Today, I am completely accepting of my skin tone.  Seeing undeniably beautiful brown-skin women across social media has helped me with that acceptance. If I could talk to my younger self, I would share the Pinterest board with her and tell her “black is beautiful” no matter how dark.
Click to read Rinny’s story on the next page.

9
Leave a Reply

avatar
5 Comment threads
4 Thread replies
0 Followers
 
Most reacted comment
Hottest comment thread
9 Comment authors
Simone WhiteYemiPaulaRyleeTelion Recent comment authors
  Subscribe  
Notify of
Paula
Guest
Paula

The link to the next story does not work.

riyo
Guest
riyo

So are we ready to admit light-skinned privilege exists or nah. everydayfeminism.com/2015/02/light-skinned-privilege/ We gonna pretend darker skinned criminals and girls in school don’t get punished harsher or nah mobile.nytimes.com/2014/12/11/us/school-discipline-to-girls-differs-between-and-within-races.html?referrer=&_r=0 Lighter than a paper bag don’t exist or nah Pelo malo o no? I can go on for days with examples and empirical study. But to say light skinned women don’t face sexualization due to their subjective “attractiveness” and proximity to whiteness… To say that dark skinned women don’t face hypermasculinzation because it offends you to admit there are people in the world that don’t have your same experience? To heal… Read more »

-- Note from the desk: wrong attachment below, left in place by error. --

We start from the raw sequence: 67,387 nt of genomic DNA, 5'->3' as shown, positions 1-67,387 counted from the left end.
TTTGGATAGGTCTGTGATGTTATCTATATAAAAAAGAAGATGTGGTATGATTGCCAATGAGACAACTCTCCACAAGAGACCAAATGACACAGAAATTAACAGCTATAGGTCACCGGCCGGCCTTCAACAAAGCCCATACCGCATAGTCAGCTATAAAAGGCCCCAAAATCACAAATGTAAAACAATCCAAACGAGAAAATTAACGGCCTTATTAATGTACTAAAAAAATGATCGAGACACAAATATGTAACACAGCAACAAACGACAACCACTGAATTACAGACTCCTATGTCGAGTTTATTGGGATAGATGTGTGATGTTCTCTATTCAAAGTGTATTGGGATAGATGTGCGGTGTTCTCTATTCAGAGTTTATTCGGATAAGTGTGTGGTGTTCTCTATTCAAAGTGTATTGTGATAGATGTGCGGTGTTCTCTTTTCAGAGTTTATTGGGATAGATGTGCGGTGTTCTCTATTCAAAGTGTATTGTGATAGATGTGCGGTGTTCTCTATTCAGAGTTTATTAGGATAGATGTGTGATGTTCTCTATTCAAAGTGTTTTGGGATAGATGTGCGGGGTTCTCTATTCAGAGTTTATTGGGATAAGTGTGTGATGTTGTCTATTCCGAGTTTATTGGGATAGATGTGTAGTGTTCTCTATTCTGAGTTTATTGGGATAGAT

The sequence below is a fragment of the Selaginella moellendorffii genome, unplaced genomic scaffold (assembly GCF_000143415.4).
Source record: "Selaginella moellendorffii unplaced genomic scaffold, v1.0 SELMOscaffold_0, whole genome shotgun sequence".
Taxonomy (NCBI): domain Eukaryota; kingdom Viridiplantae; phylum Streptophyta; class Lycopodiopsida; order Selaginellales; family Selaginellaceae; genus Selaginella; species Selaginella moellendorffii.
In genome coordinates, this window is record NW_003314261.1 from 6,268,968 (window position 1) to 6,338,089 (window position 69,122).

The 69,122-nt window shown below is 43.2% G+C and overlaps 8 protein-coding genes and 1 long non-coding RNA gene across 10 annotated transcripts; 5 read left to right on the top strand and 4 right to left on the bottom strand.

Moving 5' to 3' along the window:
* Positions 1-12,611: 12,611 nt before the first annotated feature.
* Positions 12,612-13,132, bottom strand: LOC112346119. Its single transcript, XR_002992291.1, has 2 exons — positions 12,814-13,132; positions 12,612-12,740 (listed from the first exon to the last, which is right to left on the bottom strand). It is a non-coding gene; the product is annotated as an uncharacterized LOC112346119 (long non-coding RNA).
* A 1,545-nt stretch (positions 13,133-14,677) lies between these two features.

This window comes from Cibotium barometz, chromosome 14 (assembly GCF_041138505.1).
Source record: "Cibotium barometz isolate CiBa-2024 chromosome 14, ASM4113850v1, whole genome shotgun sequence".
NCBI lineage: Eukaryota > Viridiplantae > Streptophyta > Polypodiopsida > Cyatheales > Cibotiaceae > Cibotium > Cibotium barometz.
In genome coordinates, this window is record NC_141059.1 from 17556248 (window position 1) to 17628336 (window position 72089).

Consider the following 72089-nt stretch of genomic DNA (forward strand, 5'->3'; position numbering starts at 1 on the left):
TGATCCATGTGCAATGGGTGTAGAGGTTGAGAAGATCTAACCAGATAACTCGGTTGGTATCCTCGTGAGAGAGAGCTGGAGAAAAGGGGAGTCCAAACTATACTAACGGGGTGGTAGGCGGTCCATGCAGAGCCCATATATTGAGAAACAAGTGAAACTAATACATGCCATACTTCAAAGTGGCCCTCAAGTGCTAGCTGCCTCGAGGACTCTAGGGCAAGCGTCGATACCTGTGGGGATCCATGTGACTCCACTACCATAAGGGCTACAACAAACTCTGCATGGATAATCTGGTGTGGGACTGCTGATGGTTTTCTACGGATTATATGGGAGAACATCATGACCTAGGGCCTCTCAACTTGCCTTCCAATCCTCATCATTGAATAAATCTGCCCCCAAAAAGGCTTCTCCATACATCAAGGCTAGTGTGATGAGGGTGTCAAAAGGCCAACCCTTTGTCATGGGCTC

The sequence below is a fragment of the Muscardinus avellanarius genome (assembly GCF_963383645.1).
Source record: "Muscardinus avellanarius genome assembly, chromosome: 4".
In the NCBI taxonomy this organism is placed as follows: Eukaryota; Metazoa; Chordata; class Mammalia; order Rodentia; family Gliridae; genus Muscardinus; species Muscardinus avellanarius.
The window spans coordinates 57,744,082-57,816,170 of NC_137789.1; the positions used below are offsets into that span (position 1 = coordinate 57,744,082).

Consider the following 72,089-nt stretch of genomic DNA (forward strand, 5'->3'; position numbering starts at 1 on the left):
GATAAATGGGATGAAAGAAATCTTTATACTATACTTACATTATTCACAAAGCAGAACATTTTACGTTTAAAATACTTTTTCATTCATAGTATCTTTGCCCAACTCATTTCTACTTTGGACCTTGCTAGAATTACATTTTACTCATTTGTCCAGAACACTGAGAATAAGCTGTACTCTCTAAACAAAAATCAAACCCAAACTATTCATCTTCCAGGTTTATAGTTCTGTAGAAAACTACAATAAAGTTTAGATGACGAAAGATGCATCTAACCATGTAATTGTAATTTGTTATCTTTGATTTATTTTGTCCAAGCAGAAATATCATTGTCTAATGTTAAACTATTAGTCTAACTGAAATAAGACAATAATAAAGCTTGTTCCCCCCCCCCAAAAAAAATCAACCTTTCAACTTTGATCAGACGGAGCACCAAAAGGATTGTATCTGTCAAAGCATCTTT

EllieLo
Guest
EllieLo

“No tea, no shade, no pink lemonade.” Lol, can I borrow that one, Rinny? But in all seriousness, thanks for sharing your experiences with us, ladies. They’re appreciated and insightful. From elementary school on, I was always in a situation where I was in the racial minority, but it didn’t really matter because no one really said anything about it. I blatantly knew I was different than other girls, and when I was picked (because I was) it had nothing to do with my race and everything to do with why I didn’t have funds to keep up with whatever… Read more »